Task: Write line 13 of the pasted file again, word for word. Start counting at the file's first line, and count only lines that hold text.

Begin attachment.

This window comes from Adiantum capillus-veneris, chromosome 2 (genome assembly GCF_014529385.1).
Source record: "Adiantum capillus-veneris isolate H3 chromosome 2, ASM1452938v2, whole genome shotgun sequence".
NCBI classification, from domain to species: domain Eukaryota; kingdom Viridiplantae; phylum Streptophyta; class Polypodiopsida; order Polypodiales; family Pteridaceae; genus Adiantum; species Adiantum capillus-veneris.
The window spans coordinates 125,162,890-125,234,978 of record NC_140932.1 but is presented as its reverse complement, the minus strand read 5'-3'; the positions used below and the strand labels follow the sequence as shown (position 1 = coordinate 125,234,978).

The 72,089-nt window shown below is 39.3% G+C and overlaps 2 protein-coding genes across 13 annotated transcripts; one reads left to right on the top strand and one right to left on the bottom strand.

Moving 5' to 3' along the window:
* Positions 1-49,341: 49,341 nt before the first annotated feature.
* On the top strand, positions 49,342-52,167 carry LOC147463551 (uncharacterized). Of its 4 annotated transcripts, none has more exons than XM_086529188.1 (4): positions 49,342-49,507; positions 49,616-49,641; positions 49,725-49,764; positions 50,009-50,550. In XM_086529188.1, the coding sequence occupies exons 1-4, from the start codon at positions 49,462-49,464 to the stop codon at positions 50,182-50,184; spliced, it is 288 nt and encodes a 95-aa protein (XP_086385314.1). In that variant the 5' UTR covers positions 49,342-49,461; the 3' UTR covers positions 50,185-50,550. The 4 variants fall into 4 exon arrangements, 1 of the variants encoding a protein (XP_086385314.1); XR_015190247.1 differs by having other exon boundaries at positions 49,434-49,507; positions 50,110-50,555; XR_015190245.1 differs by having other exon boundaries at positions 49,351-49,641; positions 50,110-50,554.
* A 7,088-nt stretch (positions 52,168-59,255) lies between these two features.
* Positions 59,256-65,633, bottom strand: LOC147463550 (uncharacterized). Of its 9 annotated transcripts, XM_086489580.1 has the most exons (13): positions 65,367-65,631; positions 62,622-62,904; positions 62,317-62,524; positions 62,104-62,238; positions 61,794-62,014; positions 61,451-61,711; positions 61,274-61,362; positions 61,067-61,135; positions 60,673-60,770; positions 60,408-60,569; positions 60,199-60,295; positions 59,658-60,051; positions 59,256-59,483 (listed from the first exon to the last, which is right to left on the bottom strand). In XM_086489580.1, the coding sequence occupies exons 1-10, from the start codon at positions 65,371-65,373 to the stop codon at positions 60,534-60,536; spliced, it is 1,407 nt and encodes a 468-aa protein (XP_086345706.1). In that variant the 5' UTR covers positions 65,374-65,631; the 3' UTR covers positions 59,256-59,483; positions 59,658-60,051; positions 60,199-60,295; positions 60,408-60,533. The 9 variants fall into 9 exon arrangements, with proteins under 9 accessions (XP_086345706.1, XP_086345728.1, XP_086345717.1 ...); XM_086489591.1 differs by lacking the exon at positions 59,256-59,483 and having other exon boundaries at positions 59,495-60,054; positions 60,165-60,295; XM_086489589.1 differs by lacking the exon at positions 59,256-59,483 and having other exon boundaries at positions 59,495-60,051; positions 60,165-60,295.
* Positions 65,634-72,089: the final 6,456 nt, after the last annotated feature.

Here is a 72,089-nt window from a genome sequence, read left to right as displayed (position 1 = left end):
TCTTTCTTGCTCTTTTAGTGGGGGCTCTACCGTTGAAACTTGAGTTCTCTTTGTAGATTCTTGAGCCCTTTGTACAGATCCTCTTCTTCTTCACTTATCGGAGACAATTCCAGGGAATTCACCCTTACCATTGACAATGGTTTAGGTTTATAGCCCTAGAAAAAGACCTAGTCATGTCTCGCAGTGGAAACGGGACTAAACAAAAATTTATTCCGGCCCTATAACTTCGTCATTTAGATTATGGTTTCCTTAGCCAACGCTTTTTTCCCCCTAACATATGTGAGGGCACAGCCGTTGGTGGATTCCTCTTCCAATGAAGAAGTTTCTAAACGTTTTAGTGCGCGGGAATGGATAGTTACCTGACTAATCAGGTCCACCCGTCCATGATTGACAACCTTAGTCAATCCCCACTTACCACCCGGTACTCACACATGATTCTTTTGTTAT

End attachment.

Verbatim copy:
TCTTTCTTGCTCTTTTAGTGGGGGCTCTACCGTTGAAACTTGAGTTCTCTTTGTAGATTCTTGAGCCCTTTGTACAGATCCTCTTCTTCTTCACTTATCGGAGACAATTCCAGGGAATTCACCCTTACCATTGACAATGGTTTAGGTTTATAGCCCTAGAAAAAGACCTAGTCATGTCTCGCAGTGGAAACGGGACTAAACAAAAATTTATTCCGGCCCTATAACTTCGTCATTTAGATTATGGTTTCCTTAGCCAACGCTTTTTTCCCCCTAACATATGTGAGGGCACAGCCGTTGGTGGATTCCTCTTCCAATGAAGAAGTTTCTAAACGTTTTAGTGCGCGGGAATGGATAGTTACCTGACTAATCAGGTCCACCCGTCCATGATTGACAACCTTAGTCAATCCCCACTTACCACCCGGTACTCACACATGATTCTTTTGTTAT